I was elated to win the Ucluelet Aquarium’s free chair sweepstakes last Saturday.
I didn’t even have to buy a ticket. All I needed to do was sit in my office, notice a Facebook post with a picture of a chair and the word ‘Free,’ fire up my mini van and book it to victory.
It was a Saturday score of Grey Cup proportions.
There is no feeling quite like paying nothing for something with a smidgen of usefulness. Free furniture is more relaxing to lounge in. Free t-shirts are more comfortable. Free hats fit better. Free beer tastes more delicious.
A key component of free’s glory is that it’s unique. Things tend to come at a cost. You read about Tofino and Ucluelet’s 2015 Statements of Financial Information in your newspaper recently and learned that running a town carries an extreme cost. Millions of dollars are spent managing our slices of paradise. Which is fine; it’s an important paradise and it needs supervision.
It wasn’t surprising to see our towns’ administrators earning six figures and it wasn’t surprising to hear groans from locals who feel they work harder for much less. That’s a tough sell to peddle because both towns have extremely committed CAO captains at the helm. They earn what they make. It was surprising though to see the wage gap between Ucluelet’s councillors and Tofino’s.
Let’s nix the myth that our local leaders are volunteers. They aren’t. They get paid. We pay our elected officials to look out for us and make decisions on our behalf. That’s an important job and it should pay well. Our municipal councillors should be paid more. Higher salaries would attract higher calibre candidates and why wouldn’t we want our best locals in charge? When our councils get confused we all lose so we should put our best and brightest at that table.
Regardless, the discrepancy between the two councils’ salaries is puzzling.
In 2015, Ucluelet’s four councillors: Marilyn McEwen, $24,837, Randy Oliwa, $22,917, Sally Mole, $22,197 and Mayco Noel, $21,077, were compensated to a noticeably higher tune than Tofino’s: Greg Blanchette, $14,084, Ray Thorogood, $13,399, Duncan McMaster, $13,324, Cathy Thicke, $13,144, Dorothy Baert, $13,139 and Al Anderson, $12,509.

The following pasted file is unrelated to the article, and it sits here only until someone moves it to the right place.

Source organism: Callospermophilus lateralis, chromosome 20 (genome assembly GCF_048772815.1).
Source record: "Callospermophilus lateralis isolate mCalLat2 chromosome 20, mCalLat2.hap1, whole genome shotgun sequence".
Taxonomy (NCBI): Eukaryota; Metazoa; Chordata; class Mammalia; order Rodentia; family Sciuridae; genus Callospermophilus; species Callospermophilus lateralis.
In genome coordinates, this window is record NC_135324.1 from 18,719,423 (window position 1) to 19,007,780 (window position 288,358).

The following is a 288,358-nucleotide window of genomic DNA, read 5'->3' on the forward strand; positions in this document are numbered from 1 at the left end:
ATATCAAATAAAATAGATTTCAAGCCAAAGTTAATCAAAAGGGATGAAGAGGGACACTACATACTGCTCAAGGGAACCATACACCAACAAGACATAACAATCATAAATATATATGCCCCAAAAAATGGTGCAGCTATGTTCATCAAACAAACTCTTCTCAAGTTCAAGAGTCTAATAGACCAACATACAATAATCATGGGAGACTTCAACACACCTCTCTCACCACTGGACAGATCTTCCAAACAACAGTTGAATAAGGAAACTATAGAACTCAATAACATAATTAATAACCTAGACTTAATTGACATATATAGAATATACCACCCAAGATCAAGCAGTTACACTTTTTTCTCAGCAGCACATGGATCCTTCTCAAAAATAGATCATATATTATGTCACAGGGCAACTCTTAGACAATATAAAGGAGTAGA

Tofino has two more councillors than Ucluelet does, which is a mystery because the difference in population between 1,876 to 1,627 isn’t enough to justify two more hands on deck. The bigger mystery though is why Tofino pays six councillors $79,599 while Ucluelet pays four $91,028.
Many of our councillors have full-time jobs outside their district duties so let’s politely assume they put 20 hours a week into their municipal service. At 20 hours a week, Tofino’s average council salary of $13,266 is roughly $12.65 an hour. For those same 20-hour weeks, Ucluelet’s average of $22,757 is worth roughly $21.90 an hour. Those hourly wages don’t look like they’re for the same job. The spending gap widens when we include our mayors’ salaries. Ucluelet’s Dianne St. Jacques received $33,679 in 2015. Tofino’s Josie Osborne received $22,664. That’s roughly $32.39 and $21.79 per hour respectively based on a 20-hour work week.
Putting the mayors aside, it’s tough to find a Vancouver Island community that pays its councillors as much as Ucluelet does.
Cumberland has a population of 3,398 and pays its four councillors an average of $8,363. Port Hardy has a population of 4,008 and pays its six councillors an average of $12,253. Duncan has a population of 4,932 and pays its six councillors an average of $14,863. Sidney has a population of 11,583 and pays its six councillors an average of $14,978. Parksville has a population of 11,977 and pays its six councillors an average of $14,347. Comox has a population of 13,627 and pays its six councillors an average of $16,734. Ukee even tops North Cowichan’s average councillor salary of $21,975 and those six councillors oversee 28,807 constituents.
Campbell River’s council has a $23,498 average salary. That tops Ucluelet’s but so does its population of 31,188.
I’m not suggesting Ucluelet’s councillors don’t earn their keep, again I think we should be paying our leaders a salary that reflects the importance of their roles, but it’s weird to see this town’s tiny tax base dishing out more dollars to its elected officials than larger Island communities and it’s even weirder to see Tofino look so inexpensive in comparison.
Andrew Bailey is the editor of the Westerly News. You can find his weekly column ‘Behest of the West’ on page 4 of our print edition every Wednesday.